Different Pricing Methods

Different Pricing Methods

One of the biggest issues with freelancing and consulting is pricing. There are all kinds of people with different opinions on what is best. After years of design there seems to be three main types of pricing: Flat, Return On Investment (ROI), and Need Based. It is hard to determine which is really best.  Below I will give you some of the pros and cons of each, and you can ultimately decide which is best for your business.

flat rate:

It’s like the post office. You charge one price each client’s package of service(s). Pricing tables are good examples of this, Typically it’s used for bundle packages through websites. Flat Rate pricing is tricky because it has to incorporate many aspects of design including: Design ,Several rounds of changes (the number of rounds should be in your contract),Client meetings, Travel, Project research, Email and phone communication, Dealing with outside vendors, Dealing with subcontractors, and other needs that may arise.  

Pros

  • Quick Pricing
  • Easy Tracking
Pricing
  • Tables can be used
 

Cons

  • Inaccurate Price for Amount of Work
  • Strict Budgeting
  • Little concern for client needs

Return On Investment:

Return On Investment (ROI) is the tricky one to present. this is where you have to let your marketing professional side shine. It is based around lead generation for a business.
 
Say a client gets 30 leads from the site you are going to make. Each lead is worth $3,000, if the lead is completely processed. Of those 30 leads, only 10 come through. Client makes $30,000. So the client made $30,000 from the site you charge $5,000 to create. That’s a $25,000 profit. That is a worth while investment, right? That is five time the return on the client’s investment.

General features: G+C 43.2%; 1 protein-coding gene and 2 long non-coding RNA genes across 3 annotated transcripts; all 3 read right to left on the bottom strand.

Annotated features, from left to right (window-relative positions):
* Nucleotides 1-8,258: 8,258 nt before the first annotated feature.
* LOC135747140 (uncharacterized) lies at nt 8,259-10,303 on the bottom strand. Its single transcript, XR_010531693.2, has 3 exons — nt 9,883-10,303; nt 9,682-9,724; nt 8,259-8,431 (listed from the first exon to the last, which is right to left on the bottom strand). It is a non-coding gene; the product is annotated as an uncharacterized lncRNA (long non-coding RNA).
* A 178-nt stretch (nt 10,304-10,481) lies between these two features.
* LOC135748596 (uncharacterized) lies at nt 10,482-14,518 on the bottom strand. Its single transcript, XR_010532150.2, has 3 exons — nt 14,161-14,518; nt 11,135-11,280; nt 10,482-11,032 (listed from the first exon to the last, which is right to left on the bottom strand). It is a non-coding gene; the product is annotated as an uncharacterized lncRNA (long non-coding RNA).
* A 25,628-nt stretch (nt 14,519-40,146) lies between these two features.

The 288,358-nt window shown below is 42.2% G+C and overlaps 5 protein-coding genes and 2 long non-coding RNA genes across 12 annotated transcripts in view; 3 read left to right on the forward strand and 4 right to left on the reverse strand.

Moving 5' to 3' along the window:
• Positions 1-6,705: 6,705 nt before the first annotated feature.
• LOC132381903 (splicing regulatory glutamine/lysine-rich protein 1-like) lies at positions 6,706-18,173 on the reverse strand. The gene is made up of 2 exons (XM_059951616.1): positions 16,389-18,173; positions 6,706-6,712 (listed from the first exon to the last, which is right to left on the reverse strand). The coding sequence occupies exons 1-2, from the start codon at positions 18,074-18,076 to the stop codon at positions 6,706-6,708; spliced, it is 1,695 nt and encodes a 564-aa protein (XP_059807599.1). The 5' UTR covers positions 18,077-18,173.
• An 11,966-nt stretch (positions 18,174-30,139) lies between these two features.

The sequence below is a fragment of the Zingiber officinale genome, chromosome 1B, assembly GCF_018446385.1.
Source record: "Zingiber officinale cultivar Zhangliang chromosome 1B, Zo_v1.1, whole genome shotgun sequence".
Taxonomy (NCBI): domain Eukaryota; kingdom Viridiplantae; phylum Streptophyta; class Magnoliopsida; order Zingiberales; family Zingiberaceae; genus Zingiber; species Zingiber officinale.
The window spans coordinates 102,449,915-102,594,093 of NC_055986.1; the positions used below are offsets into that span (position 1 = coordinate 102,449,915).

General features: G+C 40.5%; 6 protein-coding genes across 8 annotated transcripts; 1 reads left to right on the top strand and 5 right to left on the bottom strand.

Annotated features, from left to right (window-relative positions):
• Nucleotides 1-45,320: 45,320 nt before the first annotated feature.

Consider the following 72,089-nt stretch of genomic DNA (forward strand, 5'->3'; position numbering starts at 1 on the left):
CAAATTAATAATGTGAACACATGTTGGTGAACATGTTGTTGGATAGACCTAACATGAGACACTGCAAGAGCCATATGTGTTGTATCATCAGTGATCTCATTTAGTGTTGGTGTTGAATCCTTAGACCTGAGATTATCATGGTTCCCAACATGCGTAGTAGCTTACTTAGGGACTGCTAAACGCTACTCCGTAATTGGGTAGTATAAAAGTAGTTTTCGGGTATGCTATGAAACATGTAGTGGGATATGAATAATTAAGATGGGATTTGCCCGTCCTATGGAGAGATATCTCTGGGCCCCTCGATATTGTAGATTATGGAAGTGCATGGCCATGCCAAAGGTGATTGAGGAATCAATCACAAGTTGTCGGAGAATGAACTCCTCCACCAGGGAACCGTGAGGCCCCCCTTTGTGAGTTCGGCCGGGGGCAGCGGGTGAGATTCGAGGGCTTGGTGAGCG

Pros

  • High return
  • 
Investor Understanding of Return
  • Financial Monitoring
  • Create Complete Picture

Cons

  • A lot of Time Consumed
  • 
Lengthy Analysis
  • No Guarantee of Return
  • Extensive Knowledge of Clients

Need Based:

Need based is my preferred method of the three. Very simple but highly effective. What does the Client have? What does the Client need? What does the Client want? What other goods and services might the client benefit from that you can offer? It is a moderate challenge to make an assessment, but very effective.

Pros

  • Room for Expansion
  • 
Very Client Specific
  • Nothing Unnecessary
  • Client has Options

Cons

  • Long Meetings
  • More Time in Material Gathering
  • May Require New Skills
  • Longer Refinement
That’s are the basic system fundamentals most designers I know use to determine pricing. However, I have noticed that all three start to bleed over into one another as time goes on. I my self use a checklist of services and options to determine and record everything a client has, needs, and wants. Then each item on the list has a price, add those prices, apply any discounts (bundles service, referrals, etc.) and you have your client’s price. Take time and experiment. Figure out what works best for you. Remember as fast as things change, no one’s single method is 100% correct. It might work for their business, but not not yours. Let me know what you think and what method you use.

Owner, Author, Designer, Consultant

Dylan “Mr. D” Roush is a graphic design professional with over 6 year experience. Based out of Pittsburgh,  Mr. D specializes in WordPress design, print design, typography and illustration.
Needy Clients and You

Needy Clients and You

Needy Clients and You


   
Every one of us has encountered the “needy client”. The clients that constantly have changes, new ideas, and other little nit picky things. Those changes that after ten or twelve of theme are ready to snap. If you have had a client like this, then you know the kind I am talking about. If you haven’t had one yet, you will eventually, and trust me you’ll know when you do. It is upsetting to spend so much time on a project present it and have the client want to change different parts of the layout. Understandable. But there are a couple points to consider: